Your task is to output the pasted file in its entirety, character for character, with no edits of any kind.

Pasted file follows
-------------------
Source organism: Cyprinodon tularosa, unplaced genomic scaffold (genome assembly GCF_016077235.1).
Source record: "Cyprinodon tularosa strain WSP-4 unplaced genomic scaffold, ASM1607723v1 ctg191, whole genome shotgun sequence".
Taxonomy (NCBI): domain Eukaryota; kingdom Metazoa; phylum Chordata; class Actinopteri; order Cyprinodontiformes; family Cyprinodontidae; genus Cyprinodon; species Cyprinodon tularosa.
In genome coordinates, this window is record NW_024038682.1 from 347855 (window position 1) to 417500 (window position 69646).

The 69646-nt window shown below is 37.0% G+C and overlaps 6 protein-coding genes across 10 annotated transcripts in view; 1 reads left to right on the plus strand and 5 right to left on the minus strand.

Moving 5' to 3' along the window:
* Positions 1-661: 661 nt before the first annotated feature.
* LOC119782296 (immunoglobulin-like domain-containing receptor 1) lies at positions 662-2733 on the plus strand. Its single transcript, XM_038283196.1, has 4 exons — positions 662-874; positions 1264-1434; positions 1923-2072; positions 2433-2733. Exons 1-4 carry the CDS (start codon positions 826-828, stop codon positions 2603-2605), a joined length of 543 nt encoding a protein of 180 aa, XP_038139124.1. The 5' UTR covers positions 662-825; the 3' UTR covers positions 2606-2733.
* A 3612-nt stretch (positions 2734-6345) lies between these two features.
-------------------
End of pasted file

Source organism: Cyprinodon tularosa, unplaced genomic scaffold (genome assembly GCF_016077235.1).
Source record: "Cyprinodon tularosa strain WSP-4 unplaced genomic scaffold, ASM1607723v1 ctg191, whole genome shotgun sequence".
Taxonomy (NCBI): domain Eukaryota; kingdom Metazoa; phylum Chordata; class Actinopteri; order Cyprinodontiformes; family Cyprinodontidae; genus Cyprinodon; species Cyprinodon tularosa.
In genome coordinates, this window is record NW_024038682.1 from 347855 (window position 1) to 417500 (window position 69646).

The 69646-nt window shown below is 37.0% G+C and overlaps 6 protein-coding genes across 10 annotated transcripts in view; 1 reads left to right on the plus strand and 5 right to left on the minus strand.

Moving 5' to 3' along the window:
* Positions 1-661: 661 nt before the first annotated feature.
* LOC119782296 (immunoglobulin-like domain-containing receptor 1) lies at positions 662-2733 on the plus strand. Its single transcript, XM_038283196.1, has 4 exons — positions 662-874; positions 1264-1434; positions 1923-2072; positions 2433-2733. Exons 1-4 carry the CDS (start codon positions 826-828, stop codon positions 2603-2605), a joined length of 543 nt encoding a protein of 180 aa, XP_038139124.1. The 5' UTR covers positions 662-825; the 3' UTR covers positions 2606-2733.
* A 3612-nt stretch (positions 2734-6345) lies between these two features.